New York’s economy barely grew in 2023, trailing far behind stronger growth rates in the national economy and almost all other states, according to preliminary real gross domestic product (GDP) estimates by the federal Bureau of Economic Analysis.

Real GDP in the Empire State rose just 0.7 percent last year, less than one-third the U.S. growth rate of 2.5 percent, the BEA said. Among all states, only Delaware (-1.2 percent) and Wisconsin (0.2 percent) had smaller GDP increases.

Including the BEA’s preliminary 2023 figures, New York has trailed U.S. Real GDP growth in four of the last six years. Faster economic growth wasn’t just a Sunbelt phenomenon; including New York, the five-state (plus District of Columbia) Mideast region as a whole grew by 1.3 percent, and New England was moderately better than that at 1.5 percent—more than double New York’s growth rate.

As shown below, New York has trailed the U.S. in annual Real GDP growth rate in four of the last six years. It only barely exceeded the U.S. average in 2019 and 2022.

 

While growth accelerated near the end of 2023, New York’s annualized fourth-quarter Real GDP increase of 1.6 percent remained exceptionally sluggish — less than half the national average, as illustrated by BEA’s map below. Only Maryland, Kansas and Nebraska had slower Q4 growth.

 

The table below shows how much each industrial sector contributed to total percentage Real GDP change in the state and in the nation as a whole in 2023. New York’s 15 growth sectors were led by health & social assistance (much of it heavily government subsidized) and retail trade, which together added almost a full percentage point to growth. But pulling down all the positives were eight sectors with output declines—weighted down most of all by finance and insurance, which subtracted 1.05 from GDP, a far worse showing than in the nation as a whole.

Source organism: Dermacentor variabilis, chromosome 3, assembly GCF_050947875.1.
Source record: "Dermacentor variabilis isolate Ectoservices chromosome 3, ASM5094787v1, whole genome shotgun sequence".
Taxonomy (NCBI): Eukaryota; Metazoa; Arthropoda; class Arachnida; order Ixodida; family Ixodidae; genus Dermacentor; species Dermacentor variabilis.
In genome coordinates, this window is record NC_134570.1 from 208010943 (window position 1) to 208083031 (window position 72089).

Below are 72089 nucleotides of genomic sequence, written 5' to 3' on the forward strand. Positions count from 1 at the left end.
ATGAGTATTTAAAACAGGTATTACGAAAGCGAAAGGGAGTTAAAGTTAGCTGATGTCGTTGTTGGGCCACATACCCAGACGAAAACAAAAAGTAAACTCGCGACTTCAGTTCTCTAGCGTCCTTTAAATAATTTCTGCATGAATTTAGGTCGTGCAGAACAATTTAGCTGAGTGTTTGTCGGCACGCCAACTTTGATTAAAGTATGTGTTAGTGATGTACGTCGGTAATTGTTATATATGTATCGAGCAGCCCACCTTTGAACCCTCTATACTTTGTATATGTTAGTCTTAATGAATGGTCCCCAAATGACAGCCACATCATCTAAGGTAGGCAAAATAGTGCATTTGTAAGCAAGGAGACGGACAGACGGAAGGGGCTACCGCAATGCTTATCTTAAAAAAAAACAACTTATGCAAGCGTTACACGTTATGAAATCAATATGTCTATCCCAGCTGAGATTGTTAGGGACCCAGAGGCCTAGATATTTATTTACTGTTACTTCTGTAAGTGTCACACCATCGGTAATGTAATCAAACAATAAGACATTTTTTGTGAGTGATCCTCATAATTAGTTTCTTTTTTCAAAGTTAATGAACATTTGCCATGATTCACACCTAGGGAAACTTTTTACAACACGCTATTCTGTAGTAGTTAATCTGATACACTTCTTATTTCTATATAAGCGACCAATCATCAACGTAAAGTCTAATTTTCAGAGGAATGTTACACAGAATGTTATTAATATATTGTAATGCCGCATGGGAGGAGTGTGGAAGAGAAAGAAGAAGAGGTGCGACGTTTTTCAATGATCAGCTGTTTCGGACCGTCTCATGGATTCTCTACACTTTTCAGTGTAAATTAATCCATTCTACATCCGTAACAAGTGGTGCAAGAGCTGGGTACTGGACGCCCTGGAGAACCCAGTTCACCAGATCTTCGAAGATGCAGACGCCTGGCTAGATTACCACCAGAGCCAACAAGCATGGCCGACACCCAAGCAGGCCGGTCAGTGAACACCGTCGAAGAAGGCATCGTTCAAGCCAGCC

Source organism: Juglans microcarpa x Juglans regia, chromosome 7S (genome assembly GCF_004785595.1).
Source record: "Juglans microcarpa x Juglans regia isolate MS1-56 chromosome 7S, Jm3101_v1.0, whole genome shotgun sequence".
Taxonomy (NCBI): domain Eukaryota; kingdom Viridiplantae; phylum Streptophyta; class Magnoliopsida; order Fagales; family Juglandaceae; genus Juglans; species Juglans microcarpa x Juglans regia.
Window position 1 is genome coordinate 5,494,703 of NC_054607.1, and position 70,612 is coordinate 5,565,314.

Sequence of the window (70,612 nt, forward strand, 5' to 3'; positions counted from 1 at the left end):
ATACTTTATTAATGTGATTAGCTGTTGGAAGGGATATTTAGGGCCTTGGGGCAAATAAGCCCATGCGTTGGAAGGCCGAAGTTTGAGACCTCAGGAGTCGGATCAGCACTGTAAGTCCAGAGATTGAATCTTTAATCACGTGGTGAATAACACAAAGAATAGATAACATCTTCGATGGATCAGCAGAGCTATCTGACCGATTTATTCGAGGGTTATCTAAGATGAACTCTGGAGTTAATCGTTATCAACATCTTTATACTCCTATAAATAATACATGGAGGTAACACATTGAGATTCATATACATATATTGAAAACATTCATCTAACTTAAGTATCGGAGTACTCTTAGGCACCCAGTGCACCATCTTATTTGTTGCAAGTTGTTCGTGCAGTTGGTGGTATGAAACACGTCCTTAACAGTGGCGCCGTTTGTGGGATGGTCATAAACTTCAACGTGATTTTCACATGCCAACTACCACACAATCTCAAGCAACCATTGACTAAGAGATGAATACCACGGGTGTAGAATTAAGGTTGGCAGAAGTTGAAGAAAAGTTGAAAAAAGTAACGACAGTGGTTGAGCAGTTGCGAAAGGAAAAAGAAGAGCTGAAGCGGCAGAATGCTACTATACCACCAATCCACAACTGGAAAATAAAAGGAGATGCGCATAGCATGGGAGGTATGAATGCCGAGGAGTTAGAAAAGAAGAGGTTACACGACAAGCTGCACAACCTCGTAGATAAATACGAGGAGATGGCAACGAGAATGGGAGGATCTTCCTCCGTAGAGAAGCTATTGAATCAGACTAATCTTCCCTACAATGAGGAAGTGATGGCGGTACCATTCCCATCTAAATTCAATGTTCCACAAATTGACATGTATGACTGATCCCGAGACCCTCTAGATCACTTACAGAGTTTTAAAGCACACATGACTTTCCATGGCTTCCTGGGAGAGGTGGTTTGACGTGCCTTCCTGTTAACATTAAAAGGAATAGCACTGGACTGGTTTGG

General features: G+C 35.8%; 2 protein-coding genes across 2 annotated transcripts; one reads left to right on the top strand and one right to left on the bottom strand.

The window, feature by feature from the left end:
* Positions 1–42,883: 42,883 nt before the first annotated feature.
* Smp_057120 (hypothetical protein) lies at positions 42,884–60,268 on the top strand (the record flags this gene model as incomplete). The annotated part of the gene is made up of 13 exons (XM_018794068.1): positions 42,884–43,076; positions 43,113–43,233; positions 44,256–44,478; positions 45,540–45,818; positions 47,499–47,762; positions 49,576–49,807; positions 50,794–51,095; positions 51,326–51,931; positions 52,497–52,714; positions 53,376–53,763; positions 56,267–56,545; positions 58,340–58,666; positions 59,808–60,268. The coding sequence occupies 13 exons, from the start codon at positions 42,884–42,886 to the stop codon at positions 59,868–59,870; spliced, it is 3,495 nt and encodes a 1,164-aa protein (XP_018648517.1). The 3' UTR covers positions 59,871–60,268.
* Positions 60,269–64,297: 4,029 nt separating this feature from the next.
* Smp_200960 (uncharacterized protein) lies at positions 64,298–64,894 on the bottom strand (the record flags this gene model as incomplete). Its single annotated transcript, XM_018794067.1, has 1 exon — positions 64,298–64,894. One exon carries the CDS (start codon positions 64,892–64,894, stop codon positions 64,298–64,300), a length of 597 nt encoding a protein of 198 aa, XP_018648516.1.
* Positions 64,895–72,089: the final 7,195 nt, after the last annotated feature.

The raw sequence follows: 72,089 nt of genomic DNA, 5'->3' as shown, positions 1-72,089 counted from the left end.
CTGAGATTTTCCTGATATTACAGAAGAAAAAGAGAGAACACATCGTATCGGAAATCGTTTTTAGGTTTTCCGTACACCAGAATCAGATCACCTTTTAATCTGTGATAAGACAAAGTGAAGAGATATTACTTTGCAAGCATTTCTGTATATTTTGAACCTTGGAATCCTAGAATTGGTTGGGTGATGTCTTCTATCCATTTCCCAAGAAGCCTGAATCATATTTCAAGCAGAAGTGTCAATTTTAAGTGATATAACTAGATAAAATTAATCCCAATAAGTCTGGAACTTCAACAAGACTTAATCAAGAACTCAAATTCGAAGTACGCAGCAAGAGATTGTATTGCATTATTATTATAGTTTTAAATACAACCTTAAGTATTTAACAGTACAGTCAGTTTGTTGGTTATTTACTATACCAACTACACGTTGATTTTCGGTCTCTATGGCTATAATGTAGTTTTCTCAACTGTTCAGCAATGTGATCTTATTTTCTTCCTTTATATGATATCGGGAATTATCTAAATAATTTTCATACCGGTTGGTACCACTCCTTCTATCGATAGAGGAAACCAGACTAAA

The income difference

GDP is the broadest measure of the value of goods and services produced and consumed in the economy by individuals, businesses, and government. The Empire State fared comparatively better last year in the narrower data category of personal income—which includes net earnings of workers and proprietors, dividends and interest payments and “transfer payments,” which consists of money received by individuals for which no current services are performed (such as retirement benefits and welfare cash assistance).

New Yorkers’ personal income increased by 5 percent in 2023—good enough to rank 24th out of 50 states, not far below the national average of 5.2 percent. In the fourth quarter, however, the personal income growth in New York slowed to an annualized rate of 3.1, while the national growth rate was 4 percent. As reflected in the BEA map, New York’s Q4 performance ranked in the lower rung—43 out of 50.

Relative to population, New Yorkers’ personal income remained the nation’s sixth highest at $79,781 per capita, compared to a national per capita average of $68,531. Neighboring Massachusetts ($87,812), Connecticut ($87,447), and New Jersey ($80,724) ranked first through third highest, respectively, with California fourth ($80,423) and Washington fifth ($79,659).

Including preliminary data for 2023, personal income growth in New York State has trailed the national average for six consecutive years.

 

About the Author

E.J. McMahon

Edmund J. McMahon is Empire Center's founder and a senior fellow.

Read more by E.J. McMahon

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